No fireworks, no ticker-tape, no flame-grilled entrance to the ground…just two blokes shaking hands

Chelsea go into the Champions League Final as the underdogs, not least because they are playing in Bayern Munich’s home stadium. But it may be premature to write-off Chelsea in what has been a dogged road to the final.

Home soil advantage does not guarantee success. Only two clubs have won in their own country – Borrusia Dormund in Munich 1997 and Juventus, 1996 in Rome. Manchester United lost at Wembley in 2011.

In old money – i.e. the original European Cup –  five teams won on home soil, Real Madrid (1957), Inter Milan (1965), Manchester United (1968), Ajax (1972) and Liverpool (1978). Roma (1984), Stade de Reims (1956) and Barcelona (1986) were all beaten at “home”.

Bayern Munich finished runners-up in the Bundesliga in 2011-12, some eight points behind champions Borussia Dortmund. Bayern won 14 of their 17 home games, drawing one and losing two- both by a single goal to a couple of Borrusias – Moenchengladbach and Dortmund. They scored 49 goals and conceded six, so the Allianz has been something of a lion’s den for opponents.

In the Champions League, they’ve won all seven of their home games, including a 2-1 semi-final first leg victory over Real Madrid. Bordeaux, in 2009-10, were the last team to beat Bayern on their own ground in the competition.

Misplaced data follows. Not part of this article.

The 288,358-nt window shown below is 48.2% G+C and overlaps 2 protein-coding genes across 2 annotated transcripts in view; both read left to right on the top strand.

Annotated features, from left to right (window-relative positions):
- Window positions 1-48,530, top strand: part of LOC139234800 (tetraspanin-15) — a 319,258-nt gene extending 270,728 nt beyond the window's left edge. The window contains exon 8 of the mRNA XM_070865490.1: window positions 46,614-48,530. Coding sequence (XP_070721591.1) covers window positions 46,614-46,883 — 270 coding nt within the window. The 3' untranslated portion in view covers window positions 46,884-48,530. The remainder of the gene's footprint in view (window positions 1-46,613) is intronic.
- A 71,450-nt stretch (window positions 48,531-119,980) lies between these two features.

Bayern ended their domestic campaign in disarray, losing the German Cup Final 5-2 to old enemies Dortmund. Chelsea, meanwhile, lifted the FA Cup at Wembley, beating Liverpool 2-1. You can discount anything that has happened since – at least that’s what John Terry probably hopes after his dreadful display at Anfield. It matters little, for Terry will be a spectator in Munich.

Bayern will undoubtedly have the added pressure of expectation from the Bavarian crowd. If Chelsea can turn the mute button on – after all, they did dispose of Barcelona in the Nou Camp and won away at Benfica – they could surprise a few people and silence the Bayern faithful.